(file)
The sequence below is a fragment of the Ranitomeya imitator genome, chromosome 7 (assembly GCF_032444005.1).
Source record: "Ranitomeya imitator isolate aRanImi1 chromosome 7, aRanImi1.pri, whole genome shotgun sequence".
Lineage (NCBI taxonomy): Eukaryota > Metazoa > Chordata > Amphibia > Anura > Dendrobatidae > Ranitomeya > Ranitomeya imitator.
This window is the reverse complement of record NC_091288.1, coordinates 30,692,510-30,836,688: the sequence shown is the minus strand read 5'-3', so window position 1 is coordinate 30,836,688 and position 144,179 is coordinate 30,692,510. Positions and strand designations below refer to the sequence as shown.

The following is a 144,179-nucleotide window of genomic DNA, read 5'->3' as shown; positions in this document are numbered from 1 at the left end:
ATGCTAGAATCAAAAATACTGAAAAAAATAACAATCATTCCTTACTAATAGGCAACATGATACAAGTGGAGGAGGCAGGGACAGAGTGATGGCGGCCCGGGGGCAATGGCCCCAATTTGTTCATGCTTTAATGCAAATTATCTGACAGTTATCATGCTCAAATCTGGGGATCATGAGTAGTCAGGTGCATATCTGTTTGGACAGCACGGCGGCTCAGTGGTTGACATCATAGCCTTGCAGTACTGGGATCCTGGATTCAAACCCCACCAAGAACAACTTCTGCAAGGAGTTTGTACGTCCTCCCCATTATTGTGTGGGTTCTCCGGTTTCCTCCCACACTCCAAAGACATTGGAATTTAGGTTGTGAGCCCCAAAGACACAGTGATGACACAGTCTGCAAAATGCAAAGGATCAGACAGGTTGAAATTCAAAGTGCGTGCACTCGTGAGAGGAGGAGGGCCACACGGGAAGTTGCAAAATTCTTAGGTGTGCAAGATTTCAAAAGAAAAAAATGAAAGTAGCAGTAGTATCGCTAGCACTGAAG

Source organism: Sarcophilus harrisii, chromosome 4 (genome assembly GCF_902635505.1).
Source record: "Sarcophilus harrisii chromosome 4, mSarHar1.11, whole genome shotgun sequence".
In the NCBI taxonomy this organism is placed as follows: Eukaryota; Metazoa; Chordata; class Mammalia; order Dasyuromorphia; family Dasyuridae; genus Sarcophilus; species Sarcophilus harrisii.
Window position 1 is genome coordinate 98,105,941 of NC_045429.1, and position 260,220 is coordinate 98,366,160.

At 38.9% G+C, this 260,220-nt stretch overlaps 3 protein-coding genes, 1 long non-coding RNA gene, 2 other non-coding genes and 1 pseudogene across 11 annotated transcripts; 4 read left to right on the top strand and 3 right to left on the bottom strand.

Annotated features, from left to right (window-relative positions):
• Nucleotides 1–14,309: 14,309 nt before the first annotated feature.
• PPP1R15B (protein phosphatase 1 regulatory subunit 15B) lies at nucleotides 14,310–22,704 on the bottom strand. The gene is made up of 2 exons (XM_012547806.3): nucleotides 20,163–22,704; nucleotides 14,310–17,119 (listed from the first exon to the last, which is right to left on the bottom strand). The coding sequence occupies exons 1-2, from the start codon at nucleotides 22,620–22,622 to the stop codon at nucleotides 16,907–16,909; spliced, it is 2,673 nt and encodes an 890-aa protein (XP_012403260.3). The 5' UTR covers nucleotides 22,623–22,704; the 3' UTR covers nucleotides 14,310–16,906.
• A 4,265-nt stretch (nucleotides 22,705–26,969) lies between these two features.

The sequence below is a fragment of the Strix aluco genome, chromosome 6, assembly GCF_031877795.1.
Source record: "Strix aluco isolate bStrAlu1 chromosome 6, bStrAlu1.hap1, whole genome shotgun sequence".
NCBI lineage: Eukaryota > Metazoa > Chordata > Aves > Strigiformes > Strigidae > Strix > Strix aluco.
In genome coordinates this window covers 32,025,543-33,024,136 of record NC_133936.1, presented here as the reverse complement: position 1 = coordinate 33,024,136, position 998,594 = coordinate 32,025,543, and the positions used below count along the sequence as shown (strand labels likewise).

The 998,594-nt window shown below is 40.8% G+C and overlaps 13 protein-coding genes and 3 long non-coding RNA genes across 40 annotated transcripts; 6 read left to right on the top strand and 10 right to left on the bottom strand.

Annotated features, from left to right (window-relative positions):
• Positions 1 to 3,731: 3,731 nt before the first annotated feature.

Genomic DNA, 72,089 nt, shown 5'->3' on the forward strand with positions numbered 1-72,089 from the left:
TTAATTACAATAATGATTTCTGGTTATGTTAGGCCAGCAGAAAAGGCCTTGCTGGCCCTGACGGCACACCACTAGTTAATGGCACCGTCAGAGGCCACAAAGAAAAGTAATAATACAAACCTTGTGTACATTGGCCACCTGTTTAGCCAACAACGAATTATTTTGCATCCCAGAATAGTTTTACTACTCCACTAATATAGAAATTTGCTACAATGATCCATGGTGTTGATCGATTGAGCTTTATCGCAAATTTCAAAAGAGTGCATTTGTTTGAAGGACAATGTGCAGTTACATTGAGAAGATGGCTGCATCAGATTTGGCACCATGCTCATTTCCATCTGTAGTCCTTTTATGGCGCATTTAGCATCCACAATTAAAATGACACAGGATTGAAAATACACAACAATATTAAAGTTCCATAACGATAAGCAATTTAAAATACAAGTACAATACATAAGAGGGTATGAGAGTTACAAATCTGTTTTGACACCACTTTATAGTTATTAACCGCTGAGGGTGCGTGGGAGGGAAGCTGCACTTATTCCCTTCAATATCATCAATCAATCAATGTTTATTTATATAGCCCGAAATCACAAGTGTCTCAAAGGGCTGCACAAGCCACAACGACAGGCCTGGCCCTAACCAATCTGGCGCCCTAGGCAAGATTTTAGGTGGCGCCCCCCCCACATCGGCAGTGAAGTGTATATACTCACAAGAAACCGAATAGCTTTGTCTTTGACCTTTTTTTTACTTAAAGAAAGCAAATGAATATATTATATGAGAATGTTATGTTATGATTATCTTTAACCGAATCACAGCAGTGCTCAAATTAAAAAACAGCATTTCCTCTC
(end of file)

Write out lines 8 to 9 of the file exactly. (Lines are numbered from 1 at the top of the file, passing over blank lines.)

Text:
Source record: "Sarcophilus harrisii chromosome 4, mSarHar1.11, whole genome shotgun sequence".
In the NCBI taxonomy this organism is placed as follows: Eukaryota; Metazoa; Chordata; class Mammalia; order Dasyuromorphia; family Dasyuridae; genus Sarcophilus; species Sarcophilus harrisii.